Jordan Jensen, a salesman at Emergency Essentials, said his Bountiful store has been "crazy busy, sales up by definitely a large amount."
Those 72-hour emergency kits are "almost impossible to keep on the shelves," Jensen says, "and we get a shipment every day."
A lot of customers, he says, believe "this is the month it will all happen with a 'blood moon' and a currency collapse and everything."
MORE: Watch our Trib Talk video chat with two Mormon scholars about the preppers and their fears about the end times.
Here's how the doomsday scenario plays out: History, some preppers believe, is divided into seven-year periods like the Hebrew notion of "shemitah" or Sabbath. In 2008, seven years after 9/11, the stock market crashed, a harbinger of a devastating recession. It's been seven years since then, and Wall Street has fluctuated wildly in recent weeks in the wake of China devaluing its currency.
Thus, they believe, starting Sept. 13, the beginning of the Jewish High Holy Days, there will be another, even larger financial crisis, based on the United States' "wickedness." That would launch the "days of tribulation" as described in the Bible.
They say Sept. 28 will see a full, red or "blood moon" and a major earthquake in or near Utah. Some anticipate an invasion by U.N. troops, technological disruptions and decline, chaos and hysteria.
Some of these speculations stem from Julie Rowe's books, "A Greater Tomorrow: My Journey Beyond the Veil" and "The Time Is Now."
Rowe, a Mormon mother of three, published the books in 2014 to detail a "near-death experience" in 2004, when the author says she visited the afterlife and was shown visions of the past and future.
Though Rowe rarely gives specific dates for predicted events, she did describe in a Fox News Radio interview "cities of light," including scores of white tents where people will live in the mountains and sometimes be fed heavenly "manna." She saw a "bomb from Libya landing in Israel, but Iran will take credit."
And "Gadianton robbers" of Book of Mormon infamy, meaning secret and corrupt leaders, are "already here."
Her purpose in speaking out, Rowe told interviewer Kate Dalley, was "to wake more of us up. ... We need each other as we unify in righteousness and continue to build a righteous army. When we need to defend the [U.S.] Constitution, we will be ready."
For the past year, the popular writer has been sharing her experience and visions at Mormon venues nationwide, drawing crowds of eager and worried listeners. Her two books have sold more than 20,000 copies apiece.
In a rare move, officials with The Church of Jesus Christ of Latter-day Saints sent a memo to administrators and teachers in the Church Educational System, saying, "Although Sister Rowe is an active member of the [LDS Church], her book is not endorsed by the church and should not be recommended to students or used as a resource in teaching them. The experiences ... do not necessarily reflect church doctrine, or they may distort doctrine."
The late Mormon apostle Boyd K. Packer said in the October 2011 LDS General Conference that the "end" was not near and urged young Latter-day Saints to plan to live long, productive lives.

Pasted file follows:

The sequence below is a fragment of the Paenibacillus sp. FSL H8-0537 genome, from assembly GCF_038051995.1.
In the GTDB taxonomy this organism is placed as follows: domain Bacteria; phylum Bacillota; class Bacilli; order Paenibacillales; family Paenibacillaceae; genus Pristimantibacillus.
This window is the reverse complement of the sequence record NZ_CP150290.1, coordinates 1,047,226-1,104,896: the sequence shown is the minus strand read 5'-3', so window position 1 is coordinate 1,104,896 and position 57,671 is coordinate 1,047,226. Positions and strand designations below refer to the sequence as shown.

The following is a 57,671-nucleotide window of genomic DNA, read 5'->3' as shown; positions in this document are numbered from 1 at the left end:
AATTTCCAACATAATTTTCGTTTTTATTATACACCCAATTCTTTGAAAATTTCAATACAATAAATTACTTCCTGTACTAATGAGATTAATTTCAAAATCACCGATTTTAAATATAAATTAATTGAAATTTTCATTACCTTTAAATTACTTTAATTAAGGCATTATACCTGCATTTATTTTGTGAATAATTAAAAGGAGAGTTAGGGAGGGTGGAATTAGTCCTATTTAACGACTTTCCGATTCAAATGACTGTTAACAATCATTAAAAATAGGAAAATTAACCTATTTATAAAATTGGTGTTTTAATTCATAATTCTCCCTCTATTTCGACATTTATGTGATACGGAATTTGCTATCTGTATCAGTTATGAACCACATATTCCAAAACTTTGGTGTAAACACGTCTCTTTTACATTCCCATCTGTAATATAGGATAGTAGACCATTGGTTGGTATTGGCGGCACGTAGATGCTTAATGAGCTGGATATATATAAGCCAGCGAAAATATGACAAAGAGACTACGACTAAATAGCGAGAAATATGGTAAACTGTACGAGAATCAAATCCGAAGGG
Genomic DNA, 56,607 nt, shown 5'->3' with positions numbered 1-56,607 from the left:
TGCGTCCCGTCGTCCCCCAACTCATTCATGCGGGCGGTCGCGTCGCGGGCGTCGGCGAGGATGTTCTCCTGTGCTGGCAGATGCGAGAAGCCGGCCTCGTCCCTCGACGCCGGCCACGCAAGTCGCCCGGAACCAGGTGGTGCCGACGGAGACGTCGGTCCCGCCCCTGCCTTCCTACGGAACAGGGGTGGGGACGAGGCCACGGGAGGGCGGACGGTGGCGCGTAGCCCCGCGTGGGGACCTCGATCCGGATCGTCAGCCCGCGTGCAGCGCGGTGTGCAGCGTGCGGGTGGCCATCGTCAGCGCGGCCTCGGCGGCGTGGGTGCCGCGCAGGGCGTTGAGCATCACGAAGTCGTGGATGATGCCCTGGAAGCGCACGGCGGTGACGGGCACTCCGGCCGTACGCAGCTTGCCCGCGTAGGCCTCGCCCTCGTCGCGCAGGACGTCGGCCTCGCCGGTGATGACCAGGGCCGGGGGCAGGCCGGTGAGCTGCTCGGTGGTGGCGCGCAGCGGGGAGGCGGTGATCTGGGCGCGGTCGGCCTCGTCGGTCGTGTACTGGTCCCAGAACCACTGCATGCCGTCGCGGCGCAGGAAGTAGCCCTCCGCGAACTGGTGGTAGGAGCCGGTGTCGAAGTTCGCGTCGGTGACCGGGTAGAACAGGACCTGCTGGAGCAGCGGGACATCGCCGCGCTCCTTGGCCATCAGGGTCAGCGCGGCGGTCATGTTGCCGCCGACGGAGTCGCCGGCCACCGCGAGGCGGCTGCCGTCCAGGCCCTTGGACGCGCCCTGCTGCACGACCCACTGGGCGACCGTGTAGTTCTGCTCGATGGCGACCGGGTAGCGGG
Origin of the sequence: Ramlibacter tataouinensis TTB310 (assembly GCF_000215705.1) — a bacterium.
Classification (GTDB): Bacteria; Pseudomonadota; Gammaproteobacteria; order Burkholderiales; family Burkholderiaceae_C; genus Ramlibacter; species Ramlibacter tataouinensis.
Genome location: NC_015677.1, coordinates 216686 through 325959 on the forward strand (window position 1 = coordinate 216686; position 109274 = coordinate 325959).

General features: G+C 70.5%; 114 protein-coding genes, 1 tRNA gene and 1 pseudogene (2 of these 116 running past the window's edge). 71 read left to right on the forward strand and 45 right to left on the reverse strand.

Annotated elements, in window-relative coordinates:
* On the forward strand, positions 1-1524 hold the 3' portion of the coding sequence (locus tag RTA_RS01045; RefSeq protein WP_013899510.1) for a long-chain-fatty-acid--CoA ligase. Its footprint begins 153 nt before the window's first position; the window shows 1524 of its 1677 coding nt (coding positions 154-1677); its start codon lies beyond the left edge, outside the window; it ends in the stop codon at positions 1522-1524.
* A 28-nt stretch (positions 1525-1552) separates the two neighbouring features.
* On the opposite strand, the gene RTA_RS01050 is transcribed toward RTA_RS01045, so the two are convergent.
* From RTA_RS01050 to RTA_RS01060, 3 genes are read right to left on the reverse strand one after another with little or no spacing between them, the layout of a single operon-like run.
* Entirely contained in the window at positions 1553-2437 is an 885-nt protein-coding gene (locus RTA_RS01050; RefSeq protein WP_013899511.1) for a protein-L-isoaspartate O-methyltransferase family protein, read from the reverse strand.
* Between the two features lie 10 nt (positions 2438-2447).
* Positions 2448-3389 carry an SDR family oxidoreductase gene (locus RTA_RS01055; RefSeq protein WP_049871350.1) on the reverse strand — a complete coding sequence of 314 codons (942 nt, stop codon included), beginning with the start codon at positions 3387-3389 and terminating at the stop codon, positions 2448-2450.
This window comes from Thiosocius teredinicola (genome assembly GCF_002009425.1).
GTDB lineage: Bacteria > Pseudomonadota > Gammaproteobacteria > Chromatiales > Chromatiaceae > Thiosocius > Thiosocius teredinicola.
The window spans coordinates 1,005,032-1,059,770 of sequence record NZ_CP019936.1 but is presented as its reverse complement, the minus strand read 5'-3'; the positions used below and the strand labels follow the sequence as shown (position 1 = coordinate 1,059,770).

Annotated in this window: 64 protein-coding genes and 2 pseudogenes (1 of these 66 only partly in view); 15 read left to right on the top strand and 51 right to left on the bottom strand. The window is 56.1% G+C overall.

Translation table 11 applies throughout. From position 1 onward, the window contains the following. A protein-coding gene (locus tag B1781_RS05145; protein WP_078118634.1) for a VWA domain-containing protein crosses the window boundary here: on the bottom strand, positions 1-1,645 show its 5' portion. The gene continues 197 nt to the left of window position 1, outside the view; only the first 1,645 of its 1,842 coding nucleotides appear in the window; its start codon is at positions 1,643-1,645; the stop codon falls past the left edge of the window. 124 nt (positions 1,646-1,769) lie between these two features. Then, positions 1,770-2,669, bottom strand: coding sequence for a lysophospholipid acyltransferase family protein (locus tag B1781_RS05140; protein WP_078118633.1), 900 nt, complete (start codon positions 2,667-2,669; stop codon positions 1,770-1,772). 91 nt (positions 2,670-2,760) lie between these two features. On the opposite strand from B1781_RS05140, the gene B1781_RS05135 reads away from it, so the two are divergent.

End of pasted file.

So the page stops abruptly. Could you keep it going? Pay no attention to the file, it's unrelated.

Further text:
"You can look forward to doing it right: getting married, having a family, seeing your children and grandchildren, maybe even great-grandchildren," Packer said.
Rowe and her Rexburg, Idaho, publisher, Spring Creek Book Co., declined to be interviewed for this story.
However, Rowe later issued a statement, saying she agrees the curriculum for church classes "should only come from the sources recognized by the LDS Church as being authoritative."
"My story is not intended to be authoritative nor to create any church doctrine," she said. "It is simply part of my personal journey that I have chosen to share in hopes that it can help people to prepare for the times we live in by increasing their faith in Christ and by looking to our prophet and church leaders for guidance."
Apocalyptic views and fretting about the end times, of course, are nothing new.
In 1991, dozens of chapters of the conservative, mostly Mormon American Study Group sprouted across the Intermountain West, preaching a cataclysmic scenario, which included a global economic collapse, primarily in the banking industry, followed by rioting and natural disasters.
The group, which was based in part on teachings of the late, ultraconservative LDS prophet Ezra Taft Benson, had more than 5,000 participants in 35 to 40 chapters.
Next week, the Ezra Taft Benson Society will host a banquet for members in Orem, under the title "Exposing and Stopping Modern Gadianton Robbers."
Apocalyptic beliefs are hardly unique to Mormons.
"Any messianic religion has built-in expectations that the Messiah will return," says Patrick Mason, Howard W. Hunter chair of Mormon studies at Claremont Graduate University in Southern California, "and that God will make right everything that's wrong."
That belief, Mason says, is "deep in the DNA of religious people who look at the world and sense that they're not winning and that their side isn't in power."
It was shared by early Christians who were being thrown to lions, by medieval Christians being wiped out by the plague, says Mason, and by 19th-century Mormons being driven from state to state.
Today's Christian conservatives might worry about financial uncertainty, he says, about President Barack Obama, or about feeling their rights are being obliterated.
As for the blood moon, Mason says, "people have been looking to the sky for signs ever since Jesus said to."
Believers are warned to be on the lookout always, he says. "But if the end times come with the kinds of disasters and calamities scripture describes, food storage ain't gonna save you."